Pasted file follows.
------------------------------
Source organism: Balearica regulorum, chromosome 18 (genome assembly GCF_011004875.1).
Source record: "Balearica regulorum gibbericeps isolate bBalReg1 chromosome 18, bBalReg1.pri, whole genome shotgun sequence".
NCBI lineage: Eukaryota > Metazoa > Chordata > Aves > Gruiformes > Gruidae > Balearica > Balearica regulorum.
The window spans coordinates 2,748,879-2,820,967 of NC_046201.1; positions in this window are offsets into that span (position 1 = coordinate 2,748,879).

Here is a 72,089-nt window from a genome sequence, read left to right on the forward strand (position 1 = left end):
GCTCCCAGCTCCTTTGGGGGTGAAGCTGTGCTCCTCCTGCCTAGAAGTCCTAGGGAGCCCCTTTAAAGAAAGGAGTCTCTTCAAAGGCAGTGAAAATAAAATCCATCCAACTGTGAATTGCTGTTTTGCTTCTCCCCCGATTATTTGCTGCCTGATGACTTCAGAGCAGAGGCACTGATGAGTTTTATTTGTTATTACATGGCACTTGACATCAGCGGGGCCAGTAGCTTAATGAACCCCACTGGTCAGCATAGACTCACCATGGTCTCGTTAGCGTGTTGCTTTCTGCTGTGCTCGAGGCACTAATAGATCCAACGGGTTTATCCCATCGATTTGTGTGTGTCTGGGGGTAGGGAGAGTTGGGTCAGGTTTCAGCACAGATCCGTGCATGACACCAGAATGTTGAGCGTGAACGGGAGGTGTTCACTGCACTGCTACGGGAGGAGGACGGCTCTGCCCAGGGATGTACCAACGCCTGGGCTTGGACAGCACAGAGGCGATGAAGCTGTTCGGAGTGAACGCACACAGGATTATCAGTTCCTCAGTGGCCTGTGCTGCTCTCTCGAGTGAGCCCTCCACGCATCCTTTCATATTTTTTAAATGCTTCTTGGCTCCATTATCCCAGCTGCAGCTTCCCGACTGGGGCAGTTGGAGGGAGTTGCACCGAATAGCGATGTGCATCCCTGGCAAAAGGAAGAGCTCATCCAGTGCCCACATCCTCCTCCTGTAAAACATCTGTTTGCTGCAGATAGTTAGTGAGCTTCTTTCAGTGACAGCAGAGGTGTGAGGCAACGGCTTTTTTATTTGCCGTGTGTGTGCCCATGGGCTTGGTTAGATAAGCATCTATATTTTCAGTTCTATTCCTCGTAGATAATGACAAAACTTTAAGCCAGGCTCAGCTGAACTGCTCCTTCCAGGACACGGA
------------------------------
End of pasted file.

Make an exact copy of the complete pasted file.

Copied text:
Source organism: Balearica regulorum, chromosome 18 (genome assembly GCF_011004875.1).
Source record: "Balearica regulorum gibbericeps isolate bBalReg1 chromosome 18, bBalReg1.pri, whole genome shotgun sequence".
NCBI lineage: Eukaryota > Metazoa > Chordata > Aves > Gruiformes > Gruidae > Balearica > Balearica regulorum.
The window spans coordinates 2,748,879-2,820,967 of NC_046201.1; positions in this window are offsets into that span (position 1 = coordinate 2,748,879).

Here is a 72,089-nt window from a genome sequence, read left to right on the forward strand (position 1 = left end):
GCTCCCAGCTCCTTTGGGGGTGAAGCTGTGCTCCTCCTGCCTAGAAGTCCTAGGGAGCCCCTTTAAAGAAAGGAGTCTCTTCAAAGGCAGTGAAAATAAAATCCATCCAACTGTGAATTGCTGTTTTGCTTCTCCCCCGATTATTTGCTGCCTGATGACTTCAGAGCAGAGGCACTGATGAGTTTTATTTGTTATTACATGGCACTTGACATCAGCGGGGCCAGTAGCTTAATGAACCCCACTGGTCAGCATAGACTCACCATGGTCTCGTTAGCGTGTTGCTTTCTGCTGTGCTCGAGGCACTAATAGATCCAACGGGTTTATCCCATCGATTTGTGTGTGTCTGGGGGTAGGGAGAGTTGGGTCAGGTTTCAGCACAGATCCGTGCATGACACCAGAATGTTGAGCGTGAACGGGAGGTGTTCACTGCACTGCTACGGGAGGAGGACGGCTCTGCCCAGGGATGTACCAACGCCTGGGCTTGGACAGCACAGAGGCGATGAAGCTGTTCGGAGTGAACGCACACAGGATTATCAGTTCCTCAGTGGCCTGTGCTGCTCTCTCGAGTGAGCCCTCCACGCATCCTTTCATATTTTTTAAATGCTTCTTGGCTCCATTATCCCAGCTGCAGCTTCCCGACTGGGGCAGTTGGAGGGAGTTGCACCGAATAGCGATGTGCATCCCTGGCAAAAGGAAGAGCTCATCCAGTGCCCACATCCTCCTCCTGTAAAACATCTGTTTGCTGCAGATAGTTAGTGAGCTTCTTTCAGTGACAGCAGAGGTGTGAGGCAACGGCTTTTTTATTTGCCGTGTGTGTGCCCATGGGCTTGGTTAGATAAGCATCTATATTTTCAGTTCTATTCCTCGTAGATAATGACAAAACTTTAAGCCAGGCTCAGCTGAACTGCTCCTTCCAGGACACGGA